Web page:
Ask Ethan: Will The 'Great Attractor' Defeat Dark Energy? (Synopsis)

"We detect motion along this axis, but right now our data cannot state as strongly as we'd like whether the clusters are coming or going." -Alexander Kashlinsky

When dark energy was discovered, and the expansion of the Universe was shown to be accelerating, there was concurrently another puzzle that received much less attention: the problem of the Great Attractor. Galaxies appear to move due to both the Hubble expansion and the local gravitational field, but the gravity from the galaxies we saw didn’t account for all the motion.

The "flows" of galaxies mapped out with the mass field nearby. Image credit: Helene M. Courtois, Daniel Pomarede, R. Brent Tully, Yehuda Hoffman, Denis Courtois, from “Cosmography of the Local Universe” (2013). The "flows" of galaxies mapped out with the mass field nearby. Image credit: Helene M. Courtois, Daniel Pomarede, R. Brent Tully, Yehuda Hoffman, Denis Courtois, from “Cosmography of the Local Universe” (2013).

There must have been an additional set of masses, revealed only in the 2010s with the identification of the supercluster Laniakea. All the galaxies in our local neighborhood are headed towards it, but are we moving fast enough to overcome the expansive pull of dark energy?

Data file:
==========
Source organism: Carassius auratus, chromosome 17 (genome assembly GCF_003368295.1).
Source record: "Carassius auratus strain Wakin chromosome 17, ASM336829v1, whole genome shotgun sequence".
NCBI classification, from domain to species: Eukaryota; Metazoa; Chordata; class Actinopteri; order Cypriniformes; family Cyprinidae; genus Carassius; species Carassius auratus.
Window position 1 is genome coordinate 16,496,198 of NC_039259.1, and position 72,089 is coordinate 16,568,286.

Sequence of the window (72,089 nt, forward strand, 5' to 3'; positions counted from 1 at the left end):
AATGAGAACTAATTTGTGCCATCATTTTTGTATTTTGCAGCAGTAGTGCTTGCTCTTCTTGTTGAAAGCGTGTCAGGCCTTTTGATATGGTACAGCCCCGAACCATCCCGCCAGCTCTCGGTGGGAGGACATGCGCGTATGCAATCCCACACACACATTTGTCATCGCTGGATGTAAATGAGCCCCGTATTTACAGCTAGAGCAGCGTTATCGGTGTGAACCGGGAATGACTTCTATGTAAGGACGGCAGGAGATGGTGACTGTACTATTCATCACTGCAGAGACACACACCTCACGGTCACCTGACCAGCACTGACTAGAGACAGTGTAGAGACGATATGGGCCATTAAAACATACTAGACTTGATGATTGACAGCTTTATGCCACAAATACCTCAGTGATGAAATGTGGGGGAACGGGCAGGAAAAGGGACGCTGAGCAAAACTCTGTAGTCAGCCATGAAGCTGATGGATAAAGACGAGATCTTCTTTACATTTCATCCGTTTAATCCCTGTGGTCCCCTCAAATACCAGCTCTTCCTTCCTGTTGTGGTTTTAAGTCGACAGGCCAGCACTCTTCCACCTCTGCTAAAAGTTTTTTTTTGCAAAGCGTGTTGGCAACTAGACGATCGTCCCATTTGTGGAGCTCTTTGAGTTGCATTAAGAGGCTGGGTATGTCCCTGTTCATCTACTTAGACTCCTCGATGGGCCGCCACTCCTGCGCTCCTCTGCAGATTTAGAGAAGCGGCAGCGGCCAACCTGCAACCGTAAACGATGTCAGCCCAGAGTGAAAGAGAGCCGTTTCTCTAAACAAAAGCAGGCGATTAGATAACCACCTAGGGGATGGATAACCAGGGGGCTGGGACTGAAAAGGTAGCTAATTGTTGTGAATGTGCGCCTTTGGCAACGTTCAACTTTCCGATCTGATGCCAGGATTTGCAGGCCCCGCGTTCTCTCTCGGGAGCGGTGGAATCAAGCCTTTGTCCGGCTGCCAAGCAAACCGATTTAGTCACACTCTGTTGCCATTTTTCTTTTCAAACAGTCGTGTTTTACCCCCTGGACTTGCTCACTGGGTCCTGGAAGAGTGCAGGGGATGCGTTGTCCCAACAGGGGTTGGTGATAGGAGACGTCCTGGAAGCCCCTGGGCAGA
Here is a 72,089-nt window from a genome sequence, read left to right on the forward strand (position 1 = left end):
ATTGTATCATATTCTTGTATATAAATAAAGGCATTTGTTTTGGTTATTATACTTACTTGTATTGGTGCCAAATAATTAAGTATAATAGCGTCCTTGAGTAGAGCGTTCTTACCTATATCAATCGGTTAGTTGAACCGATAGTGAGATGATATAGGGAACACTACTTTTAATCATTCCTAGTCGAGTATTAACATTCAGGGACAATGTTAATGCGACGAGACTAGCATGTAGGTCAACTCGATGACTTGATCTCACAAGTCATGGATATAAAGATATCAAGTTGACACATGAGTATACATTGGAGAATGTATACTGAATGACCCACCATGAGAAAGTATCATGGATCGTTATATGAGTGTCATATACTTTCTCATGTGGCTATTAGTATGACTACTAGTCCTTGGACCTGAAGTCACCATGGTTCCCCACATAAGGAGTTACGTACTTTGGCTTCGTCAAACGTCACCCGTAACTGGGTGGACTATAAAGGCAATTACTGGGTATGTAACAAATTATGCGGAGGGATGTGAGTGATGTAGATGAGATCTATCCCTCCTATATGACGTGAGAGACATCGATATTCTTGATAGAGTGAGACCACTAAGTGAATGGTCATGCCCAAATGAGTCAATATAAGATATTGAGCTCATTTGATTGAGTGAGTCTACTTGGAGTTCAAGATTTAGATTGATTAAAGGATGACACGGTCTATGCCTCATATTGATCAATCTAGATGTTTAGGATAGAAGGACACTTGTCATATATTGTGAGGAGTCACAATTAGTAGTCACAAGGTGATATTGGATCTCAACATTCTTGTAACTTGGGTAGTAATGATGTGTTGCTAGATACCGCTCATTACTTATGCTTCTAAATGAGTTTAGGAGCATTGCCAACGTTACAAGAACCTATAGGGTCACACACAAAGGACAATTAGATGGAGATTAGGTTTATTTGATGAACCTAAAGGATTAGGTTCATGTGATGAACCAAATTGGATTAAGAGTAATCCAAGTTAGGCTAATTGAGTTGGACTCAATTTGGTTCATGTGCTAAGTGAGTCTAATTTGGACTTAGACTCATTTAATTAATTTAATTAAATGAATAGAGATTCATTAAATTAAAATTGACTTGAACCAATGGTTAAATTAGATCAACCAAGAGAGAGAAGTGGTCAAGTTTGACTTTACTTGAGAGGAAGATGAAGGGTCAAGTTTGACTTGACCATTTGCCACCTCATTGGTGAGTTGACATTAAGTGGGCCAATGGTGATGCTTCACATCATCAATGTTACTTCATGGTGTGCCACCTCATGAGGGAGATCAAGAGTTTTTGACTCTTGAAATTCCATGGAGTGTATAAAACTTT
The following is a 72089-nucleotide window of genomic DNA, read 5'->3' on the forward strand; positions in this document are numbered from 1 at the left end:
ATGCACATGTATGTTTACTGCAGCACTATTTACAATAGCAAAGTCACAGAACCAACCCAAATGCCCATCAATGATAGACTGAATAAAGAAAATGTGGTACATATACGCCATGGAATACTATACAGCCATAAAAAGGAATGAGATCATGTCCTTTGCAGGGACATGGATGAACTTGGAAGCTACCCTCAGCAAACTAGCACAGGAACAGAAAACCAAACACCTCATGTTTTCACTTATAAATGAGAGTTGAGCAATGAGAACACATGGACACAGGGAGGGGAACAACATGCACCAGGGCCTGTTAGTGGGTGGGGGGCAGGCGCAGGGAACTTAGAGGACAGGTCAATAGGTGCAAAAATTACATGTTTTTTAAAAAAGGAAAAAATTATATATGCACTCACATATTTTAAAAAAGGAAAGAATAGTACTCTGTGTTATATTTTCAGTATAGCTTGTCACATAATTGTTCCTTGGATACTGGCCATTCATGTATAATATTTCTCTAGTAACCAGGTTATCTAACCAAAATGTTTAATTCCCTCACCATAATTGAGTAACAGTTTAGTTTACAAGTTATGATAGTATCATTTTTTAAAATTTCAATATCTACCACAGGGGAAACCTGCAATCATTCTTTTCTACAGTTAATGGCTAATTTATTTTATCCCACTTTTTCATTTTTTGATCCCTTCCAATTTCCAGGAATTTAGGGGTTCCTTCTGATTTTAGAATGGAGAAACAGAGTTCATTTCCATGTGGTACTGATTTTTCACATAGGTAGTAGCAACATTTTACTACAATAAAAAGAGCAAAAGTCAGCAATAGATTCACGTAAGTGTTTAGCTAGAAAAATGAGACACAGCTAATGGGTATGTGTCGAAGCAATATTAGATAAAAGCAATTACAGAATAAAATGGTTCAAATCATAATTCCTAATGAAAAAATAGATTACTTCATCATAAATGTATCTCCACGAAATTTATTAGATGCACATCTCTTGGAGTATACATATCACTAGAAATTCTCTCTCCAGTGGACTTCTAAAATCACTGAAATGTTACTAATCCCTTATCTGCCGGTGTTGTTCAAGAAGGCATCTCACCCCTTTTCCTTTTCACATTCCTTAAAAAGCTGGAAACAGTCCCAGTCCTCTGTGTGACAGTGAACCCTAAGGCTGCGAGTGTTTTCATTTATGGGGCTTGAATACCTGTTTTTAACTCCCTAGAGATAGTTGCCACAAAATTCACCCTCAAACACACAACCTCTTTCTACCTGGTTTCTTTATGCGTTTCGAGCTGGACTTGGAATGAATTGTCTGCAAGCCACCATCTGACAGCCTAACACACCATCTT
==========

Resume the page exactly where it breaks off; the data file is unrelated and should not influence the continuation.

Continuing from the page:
The various galaxies of the Virgo Supercluster, grouped and clustered together. Each individual group/cluster is unbound from all the others. Image credit: Andrew Z. Colvin, via Wikimedia Commons. The various galaxies of the Virgo Supercluster, grouped and clustered together. Each individual group/cluster is unbound from all the others. Image credit: Andrew Z. Colvin, via Wikimedia Commons.

The answer looks to be no; come find out why on this week’s Ask Ethan!

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Thus not having thee ability to feel outside of the standard connectivity of the felt..

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Thus not having thee ability to feel outside of the standard connectivity of the felt..

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Since two of the key pieces of evidence for dark matter is that galaxies rotate to fast to hold together and that dark matter can be mapped separating from galaxy clusters in collisions, what would happen to a galaxy that became completely separated from its dark matter halo after hitting an especially dense area of intergalactic matter?

Do you really think that there are only two key pieces of evidence for dark matter?